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Picasso, Monet Paintings Stolen in Big Dutch Art Heist

16 Oct 2012

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A painting by Pablo Picasso 


AP

Several paintings have been stolen from a museum in the Dutch city of Rotterdam that was exhibiting works by Pablo Picasso, Henri Matisse and Vincent van Gogh.

Police are calling for any witnesses to come forward. At least several paintings were stolen early Tuesday morning from the Kunsthal museum, but their names have not yet been released. They are believed to include at least one by Henri Matisse, the 1919 "Reading Girl."

Police spokeswoman Willemieke Romijn said police were reviewing videotapes of the theft, which took place around 3 a.m. local time, and are expected to release images of the stolen paintings later Tuesday, reports The Associated Press.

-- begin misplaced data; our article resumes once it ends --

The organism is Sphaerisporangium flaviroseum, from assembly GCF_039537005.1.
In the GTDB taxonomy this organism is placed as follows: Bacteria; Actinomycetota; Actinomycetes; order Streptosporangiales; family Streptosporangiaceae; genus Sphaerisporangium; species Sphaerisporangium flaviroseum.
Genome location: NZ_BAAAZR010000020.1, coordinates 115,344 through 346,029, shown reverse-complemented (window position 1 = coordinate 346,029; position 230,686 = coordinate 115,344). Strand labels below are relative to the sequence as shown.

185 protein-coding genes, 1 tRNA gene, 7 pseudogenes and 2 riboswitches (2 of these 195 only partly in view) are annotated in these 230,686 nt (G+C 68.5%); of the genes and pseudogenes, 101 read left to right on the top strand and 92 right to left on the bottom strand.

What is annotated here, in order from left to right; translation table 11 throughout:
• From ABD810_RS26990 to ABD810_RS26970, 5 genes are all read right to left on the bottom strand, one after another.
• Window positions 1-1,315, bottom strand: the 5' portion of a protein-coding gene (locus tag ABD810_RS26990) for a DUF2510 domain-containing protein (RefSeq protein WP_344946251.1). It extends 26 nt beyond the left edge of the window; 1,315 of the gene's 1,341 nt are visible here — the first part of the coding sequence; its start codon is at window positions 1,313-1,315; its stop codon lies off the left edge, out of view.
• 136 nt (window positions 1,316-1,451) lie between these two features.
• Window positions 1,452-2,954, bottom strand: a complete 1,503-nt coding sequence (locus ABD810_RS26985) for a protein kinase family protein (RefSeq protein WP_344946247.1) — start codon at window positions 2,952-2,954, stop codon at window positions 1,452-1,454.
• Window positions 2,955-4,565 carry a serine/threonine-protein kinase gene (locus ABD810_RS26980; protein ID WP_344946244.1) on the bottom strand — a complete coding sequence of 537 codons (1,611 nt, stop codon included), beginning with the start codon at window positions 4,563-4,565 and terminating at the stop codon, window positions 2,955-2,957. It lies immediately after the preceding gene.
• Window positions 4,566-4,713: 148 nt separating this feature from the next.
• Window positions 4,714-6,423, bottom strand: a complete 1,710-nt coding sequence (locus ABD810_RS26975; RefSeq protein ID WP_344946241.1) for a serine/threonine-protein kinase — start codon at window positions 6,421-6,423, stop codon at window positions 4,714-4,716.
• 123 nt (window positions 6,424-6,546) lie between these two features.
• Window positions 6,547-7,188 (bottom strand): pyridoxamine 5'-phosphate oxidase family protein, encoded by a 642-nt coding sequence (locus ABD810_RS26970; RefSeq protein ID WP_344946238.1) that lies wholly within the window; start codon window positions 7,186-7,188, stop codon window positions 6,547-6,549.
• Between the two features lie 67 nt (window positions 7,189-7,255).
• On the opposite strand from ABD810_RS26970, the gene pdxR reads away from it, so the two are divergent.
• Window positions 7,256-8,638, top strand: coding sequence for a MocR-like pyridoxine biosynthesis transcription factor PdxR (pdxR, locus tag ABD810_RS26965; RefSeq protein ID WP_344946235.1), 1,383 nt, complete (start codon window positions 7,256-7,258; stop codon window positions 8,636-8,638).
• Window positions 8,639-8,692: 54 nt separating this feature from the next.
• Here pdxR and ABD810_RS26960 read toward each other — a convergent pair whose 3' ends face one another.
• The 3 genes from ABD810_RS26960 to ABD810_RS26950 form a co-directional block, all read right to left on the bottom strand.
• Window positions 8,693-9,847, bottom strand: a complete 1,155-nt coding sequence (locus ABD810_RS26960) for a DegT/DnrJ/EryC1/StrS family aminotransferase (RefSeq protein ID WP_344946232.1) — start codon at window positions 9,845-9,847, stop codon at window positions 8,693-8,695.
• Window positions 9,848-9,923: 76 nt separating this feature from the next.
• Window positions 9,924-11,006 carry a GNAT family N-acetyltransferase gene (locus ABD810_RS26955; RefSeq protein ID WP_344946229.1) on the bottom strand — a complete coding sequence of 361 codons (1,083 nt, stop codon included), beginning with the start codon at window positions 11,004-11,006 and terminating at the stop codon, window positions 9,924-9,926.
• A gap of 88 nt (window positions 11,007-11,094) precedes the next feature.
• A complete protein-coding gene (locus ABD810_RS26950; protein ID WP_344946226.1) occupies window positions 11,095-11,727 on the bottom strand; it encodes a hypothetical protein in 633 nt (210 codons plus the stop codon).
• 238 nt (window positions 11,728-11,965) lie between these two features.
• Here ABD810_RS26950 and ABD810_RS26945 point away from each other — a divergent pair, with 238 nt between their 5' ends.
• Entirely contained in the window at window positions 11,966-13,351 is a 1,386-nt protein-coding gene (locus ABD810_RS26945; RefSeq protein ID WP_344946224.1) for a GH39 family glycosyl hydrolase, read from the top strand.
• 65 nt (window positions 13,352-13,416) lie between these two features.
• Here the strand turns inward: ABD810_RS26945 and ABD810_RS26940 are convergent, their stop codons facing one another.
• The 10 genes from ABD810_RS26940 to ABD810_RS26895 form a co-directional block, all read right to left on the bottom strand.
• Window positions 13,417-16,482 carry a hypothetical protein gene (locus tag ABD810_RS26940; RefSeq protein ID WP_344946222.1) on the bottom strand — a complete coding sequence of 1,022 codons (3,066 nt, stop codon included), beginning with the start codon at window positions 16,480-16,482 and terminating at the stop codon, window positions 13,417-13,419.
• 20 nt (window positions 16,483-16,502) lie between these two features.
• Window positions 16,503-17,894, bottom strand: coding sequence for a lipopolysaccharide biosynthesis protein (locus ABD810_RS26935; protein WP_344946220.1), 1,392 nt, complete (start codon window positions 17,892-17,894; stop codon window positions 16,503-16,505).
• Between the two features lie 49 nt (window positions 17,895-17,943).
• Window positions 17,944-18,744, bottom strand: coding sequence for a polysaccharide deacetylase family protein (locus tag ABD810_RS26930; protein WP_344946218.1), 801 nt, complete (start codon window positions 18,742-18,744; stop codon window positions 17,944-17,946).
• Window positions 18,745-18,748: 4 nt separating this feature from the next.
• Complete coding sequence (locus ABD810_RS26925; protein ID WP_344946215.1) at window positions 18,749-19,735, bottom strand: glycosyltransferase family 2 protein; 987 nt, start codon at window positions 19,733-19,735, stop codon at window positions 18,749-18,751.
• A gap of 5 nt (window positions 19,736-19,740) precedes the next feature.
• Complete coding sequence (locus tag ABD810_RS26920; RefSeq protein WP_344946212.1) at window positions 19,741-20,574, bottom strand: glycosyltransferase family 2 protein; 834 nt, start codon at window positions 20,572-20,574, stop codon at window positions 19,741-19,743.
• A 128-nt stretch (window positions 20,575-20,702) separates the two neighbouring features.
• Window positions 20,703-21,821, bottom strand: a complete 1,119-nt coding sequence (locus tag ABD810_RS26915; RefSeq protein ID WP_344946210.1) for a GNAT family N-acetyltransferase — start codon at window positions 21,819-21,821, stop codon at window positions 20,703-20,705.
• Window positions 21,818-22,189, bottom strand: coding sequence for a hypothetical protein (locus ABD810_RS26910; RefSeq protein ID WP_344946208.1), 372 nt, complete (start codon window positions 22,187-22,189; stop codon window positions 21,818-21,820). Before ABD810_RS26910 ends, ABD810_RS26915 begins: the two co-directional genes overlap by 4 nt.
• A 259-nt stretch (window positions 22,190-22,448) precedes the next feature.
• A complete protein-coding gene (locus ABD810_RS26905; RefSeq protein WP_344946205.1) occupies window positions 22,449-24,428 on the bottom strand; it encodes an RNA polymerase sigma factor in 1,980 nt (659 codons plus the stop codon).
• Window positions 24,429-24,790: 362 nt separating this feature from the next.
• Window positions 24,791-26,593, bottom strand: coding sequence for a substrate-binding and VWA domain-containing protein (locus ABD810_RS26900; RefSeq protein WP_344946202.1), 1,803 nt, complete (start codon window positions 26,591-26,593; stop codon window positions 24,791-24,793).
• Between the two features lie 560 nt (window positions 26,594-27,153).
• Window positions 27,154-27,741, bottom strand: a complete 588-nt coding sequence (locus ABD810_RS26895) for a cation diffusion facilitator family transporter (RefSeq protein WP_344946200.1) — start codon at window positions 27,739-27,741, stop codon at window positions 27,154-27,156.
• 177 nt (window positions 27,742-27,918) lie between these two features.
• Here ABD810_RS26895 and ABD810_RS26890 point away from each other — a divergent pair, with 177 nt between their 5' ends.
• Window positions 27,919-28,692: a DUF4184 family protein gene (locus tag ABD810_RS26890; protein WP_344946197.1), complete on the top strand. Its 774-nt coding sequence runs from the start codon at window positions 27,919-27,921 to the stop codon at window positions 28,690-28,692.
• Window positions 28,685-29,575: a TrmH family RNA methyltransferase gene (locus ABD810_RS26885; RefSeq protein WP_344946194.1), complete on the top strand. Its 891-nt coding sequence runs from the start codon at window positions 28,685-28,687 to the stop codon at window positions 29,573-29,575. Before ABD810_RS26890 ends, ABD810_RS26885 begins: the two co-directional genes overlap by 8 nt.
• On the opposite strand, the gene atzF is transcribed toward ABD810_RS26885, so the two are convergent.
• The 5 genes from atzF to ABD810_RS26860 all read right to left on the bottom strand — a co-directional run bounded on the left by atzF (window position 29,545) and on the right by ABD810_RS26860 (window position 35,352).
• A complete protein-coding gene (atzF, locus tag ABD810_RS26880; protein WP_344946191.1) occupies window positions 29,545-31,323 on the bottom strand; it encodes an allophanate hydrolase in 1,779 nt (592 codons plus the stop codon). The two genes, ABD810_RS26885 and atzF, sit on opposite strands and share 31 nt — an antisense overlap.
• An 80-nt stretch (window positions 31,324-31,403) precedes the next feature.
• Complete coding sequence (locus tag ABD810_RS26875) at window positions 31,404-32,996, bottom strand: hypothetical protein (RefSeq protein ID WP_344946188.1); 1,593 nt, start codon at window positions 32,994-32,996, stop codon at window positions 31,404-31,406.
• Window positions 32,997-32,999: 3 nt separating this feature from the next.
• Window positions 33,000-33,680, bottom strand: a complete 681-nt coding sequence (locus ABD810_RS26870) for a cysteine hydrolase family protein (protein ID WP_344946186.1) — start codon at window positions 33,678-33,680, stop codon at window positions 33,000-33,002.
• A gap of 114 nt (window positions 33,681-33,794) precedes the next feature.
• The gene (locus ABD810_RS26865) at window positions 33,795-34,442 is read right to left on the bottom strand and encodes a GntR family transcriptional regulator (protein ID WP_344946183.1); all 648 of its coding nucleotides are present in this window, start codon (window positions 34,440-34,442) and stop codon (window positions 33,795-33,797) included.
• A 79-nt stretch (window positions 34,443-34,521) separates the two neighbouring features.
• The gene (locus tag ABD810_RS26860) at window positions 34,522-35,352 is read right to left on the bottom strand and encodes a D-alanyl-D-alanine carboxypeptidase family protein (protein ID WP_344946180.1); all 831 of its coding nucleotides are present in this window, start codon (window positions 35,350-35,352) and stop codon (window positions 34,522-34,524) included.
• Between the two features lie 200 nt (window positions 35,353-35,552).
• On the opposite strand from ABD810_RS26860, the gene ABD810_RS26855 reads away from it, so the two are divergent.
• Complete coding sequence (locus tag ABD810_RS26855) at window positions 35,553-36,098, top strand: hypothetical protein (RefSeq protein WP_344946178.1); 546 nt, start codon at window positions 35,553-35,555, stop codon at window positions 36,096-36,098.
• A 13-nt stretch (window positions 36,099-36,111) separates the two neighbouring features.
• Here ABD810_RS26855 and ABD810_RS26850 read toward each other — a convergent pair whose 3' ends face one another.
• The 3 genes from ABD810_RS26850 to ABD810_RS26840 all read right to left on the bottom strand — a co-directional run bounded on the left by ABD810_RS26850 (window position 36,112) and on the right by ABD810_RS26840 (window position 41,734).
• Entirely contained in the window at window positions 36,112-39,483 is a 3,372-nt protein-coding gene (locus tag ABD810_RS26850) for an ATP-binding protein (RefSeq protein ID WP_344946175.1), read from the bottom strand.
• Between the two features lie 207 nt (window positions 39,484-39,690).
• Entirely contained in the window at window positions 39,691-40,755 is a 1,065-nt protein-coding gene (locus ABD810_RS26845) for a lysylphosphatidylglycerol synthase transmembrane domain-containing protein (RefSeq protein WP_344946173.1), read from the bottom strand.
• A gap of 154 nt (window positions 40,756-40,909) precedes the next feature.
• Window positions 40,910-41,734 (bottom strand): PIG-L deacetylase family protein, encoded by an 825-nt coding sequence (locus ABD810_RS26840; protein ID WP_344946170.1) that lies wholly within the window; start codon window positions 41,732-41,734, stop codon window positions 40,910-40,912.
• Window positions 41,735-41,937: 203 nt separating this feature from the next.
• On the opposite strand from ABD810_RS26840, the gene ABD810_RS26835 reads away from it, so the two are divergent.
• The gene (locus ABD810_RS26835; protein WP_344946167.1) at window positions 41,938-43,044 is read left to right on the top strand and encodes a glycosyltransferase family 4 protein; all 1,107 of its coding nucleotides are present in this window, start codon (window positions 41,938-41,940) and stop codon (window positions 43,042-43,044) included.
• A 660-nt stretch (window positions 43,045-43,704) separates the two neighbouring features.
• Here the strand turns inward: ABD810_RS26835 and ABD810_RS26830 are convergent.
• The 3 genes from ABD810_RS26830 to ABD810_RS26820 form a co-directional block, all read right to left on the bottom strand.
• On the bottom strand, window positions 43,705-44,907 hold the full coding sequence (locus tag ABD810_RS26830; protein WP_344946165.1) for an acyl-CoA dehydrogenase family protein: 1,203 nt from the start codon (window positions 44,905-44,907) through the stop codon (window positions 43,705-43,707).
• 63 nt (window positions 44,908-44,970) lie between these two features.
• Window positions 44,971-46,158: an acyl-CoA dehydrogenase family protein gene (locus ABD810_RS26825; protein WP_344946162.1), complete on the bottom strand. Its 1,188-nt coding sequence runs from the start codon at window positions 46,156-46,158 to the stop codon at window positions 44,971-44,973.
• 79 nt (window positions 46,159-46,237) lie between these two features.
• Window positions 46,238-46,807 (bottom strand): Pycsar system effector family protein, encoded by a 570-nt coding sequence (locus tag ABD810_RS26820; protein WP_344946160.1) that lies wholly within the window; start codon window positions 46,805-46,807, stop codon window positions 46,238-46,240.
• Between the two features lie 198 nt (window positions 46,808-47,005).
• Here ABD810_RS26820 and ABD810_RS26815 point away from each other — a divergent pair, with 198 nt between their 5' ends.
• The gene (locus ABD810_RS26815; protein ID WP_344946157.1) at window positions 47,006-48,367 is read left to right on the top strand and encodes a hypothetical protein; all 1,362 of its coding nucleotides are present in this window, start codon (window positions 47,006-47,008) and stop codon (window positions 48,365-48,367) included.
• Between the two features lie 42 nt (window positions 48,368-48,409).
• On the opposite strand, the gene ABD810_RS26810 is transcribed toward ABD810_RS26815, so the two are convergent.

Mariette Maaskant of the Kunsthal museum said on national radio that the paintings taken were of "considerable value," and belonged to the private Triton Foundation.

The bulk of the foundation's collection went on display for the first time as a single exhibition last week, one of two exhibitions arranged in honour of the Kunsthal's 20th anniversary. The museum is a display space that has no permanent collection of its own — the name means "art gallery" in Dutch.

The Triton Foundation is a collection of avant-garde art put together by multimillionaire Willem Cordia, an investor and businessman who died last year.

The Kunsthal exhibition was showing works by more than 150 famed artists. Others whose work was on show include Alexander Calder, Paul Cezanne, Marc Chagall, Salvador Dali, Edgar Degas, Marcel Duchamp, Paul Gauguin, Jasper Johns, Roy Lichtenstein, Rene Magritte, Claude Monet, August Rodin, and Andy Warhol.

Curators of the Cordia family collection aim to have the works on display for the public, and pieces have been shown in the past. However, the current presentation was the first time the entire collection had been exhibited together.

The museum's chairman Willem van Hassel said the museum will be closed Tuesday, and he referred all questions to the police.

Tags: style, Life and Style, Pablo Picasso

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